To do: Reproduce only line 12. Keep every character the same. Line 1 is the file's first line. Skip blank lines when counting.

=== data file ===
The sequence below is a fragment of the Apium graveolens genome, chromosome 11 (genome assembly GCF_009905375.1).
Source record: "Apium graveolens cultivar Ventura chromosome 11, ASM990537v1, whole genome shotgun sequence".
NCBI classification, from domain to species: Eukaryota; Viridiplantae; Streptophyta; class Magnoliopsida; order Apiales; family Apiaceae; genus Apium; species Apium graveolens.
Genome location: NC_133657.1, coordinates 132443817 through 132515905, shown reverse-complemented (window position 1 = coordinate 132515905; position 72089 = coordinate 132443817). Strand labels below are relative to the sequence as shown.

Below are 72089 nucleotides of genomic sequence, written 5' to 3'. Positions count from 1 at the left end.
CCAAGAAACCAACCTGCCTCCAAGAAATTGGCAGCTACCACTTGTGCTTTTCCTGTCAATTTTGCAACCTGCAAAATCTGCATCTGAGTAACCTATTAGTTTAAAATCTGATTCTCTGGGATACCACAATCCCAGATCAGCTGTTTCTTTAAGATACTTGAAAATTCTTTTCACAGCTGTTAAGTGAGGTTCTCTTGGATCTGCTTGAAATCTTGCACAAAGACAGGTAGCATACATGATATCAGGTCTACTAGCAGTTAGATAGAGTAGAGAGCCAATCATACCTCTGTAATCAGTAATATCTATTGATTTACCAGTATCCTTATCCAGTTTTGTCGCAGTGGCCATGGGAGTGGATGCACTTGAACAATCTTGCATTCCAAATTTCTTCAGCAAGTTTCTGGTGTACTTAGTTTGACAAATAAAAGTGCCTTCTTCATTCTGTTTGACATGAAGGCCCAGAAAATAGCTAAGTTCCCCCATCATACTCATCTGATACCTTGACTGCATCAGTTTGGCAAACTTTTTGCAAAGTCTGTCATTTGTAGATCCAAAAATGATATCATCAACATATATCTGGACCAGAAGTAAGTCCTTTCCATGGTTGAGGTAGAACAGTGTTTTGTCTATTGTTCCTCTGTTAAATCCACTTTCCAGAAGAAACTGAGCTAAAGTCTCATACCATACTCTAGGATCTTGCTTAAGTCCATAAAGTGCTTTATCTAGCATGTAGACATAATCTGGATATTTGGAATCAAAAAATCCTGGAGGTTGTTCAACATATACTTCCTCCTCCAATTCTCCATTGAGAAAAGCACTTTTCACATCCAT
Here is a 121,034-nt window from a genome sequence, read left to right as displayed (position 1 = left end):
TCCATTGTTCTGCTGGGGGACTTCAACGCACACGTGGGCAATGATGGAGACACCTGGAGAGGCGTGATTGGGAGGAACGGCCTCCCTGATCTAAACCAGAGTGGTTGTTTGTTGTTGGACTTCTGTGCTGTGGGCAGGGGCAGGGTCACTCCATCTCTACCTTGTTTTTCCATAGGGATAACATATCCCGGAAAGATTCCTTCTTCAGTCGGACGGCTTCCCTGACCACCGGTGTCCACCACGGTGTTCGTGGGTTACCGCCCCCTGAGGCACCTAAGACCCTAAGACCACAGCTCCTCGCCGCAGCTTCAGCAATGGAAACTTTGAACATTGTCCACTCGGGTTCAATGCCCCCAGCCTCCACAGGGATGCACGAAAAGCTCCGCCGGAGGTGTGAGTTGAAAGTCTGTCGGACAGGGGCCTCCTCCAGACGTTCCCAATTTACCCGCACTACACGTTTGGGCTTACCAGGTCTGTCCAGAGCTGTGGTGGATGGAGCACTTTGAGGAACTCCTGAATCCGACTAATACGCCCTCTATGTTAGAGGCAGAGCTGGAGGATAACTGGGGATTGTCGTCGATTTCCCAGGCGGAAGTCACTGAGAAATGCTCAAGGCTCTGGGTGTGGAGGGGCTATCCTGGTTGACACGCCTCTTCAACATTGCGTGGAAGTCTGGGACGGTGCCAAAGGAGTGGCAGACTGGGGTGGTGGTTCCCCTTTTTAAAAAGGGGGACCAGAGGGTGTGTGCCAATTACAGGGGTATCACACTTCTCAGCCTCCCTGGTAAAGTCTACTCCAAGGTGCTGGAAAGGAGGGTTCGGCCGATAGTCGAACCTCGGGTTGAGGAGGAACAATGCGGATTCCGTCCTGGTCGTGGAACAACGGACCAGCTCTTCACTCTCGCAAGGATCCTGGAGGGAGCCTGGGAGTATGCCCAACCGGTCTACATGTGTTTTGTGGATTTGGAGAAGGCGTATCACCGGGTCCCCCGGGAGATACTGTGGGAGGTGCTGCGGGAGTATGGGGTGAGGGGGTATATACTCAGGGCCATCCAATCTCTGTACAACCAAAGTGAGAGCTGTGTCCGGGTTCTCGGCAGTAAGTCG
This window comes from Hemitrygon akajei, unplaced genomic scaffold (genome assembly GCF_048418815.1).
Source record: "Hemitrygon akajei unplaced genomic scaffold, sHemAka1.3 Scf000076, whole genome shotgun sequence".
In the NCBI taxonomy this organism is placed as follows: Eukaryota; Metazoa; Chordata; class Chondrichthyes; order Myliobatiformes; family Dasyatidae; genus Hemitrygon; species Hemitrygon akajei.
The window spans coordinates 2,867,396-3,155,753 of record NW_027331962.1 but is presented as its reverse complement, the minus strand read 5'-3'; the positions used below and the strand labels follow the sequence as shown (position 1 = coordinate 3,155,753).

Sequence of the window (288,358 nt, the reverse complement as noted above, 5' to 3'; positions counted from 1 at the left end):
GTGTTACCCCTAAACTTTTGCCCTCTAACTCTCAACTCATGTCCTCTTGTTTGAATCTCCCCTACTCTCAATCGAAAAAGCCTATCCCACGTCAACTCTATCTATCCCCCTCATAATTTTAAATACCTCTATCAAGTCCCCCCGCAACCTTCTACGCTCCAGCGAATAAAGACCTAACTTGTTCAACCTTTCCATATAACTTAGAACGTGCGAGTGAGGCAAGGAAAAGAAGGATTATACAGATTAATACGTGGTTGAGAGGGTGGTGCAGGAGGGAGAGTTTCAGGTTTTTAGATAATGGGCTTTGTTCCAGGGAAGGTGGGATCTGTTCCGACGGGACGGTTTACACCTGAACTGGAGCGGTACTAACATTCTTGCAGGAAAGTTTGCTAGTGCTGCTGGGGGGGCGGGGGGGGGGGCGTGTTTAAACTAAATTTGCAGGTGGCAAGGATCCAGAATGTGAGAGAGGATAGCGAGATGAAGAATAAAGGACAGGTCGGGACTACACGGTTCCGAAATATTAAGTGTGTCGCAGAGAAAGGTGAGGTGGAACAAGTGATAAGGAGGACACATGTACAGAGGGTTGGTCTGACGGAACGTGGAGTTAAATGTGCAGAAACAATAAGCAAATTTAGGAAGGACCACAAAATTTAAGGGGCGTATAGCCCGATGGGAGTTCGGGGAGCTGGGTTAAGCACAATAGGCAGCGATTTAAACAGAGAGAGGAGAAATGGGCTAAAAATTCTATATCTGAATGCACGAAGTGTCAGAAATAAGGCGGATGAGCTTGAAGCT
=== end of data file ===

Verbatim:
The window spans coordinates 2,867,396-3,155,753 of record NW_027331962.1 but is presented as its reverse complement, the minus strand read 5'-3'; the positions used below and the strand labels follow the sequence as shown (position 1 = coordinate 3,155,753).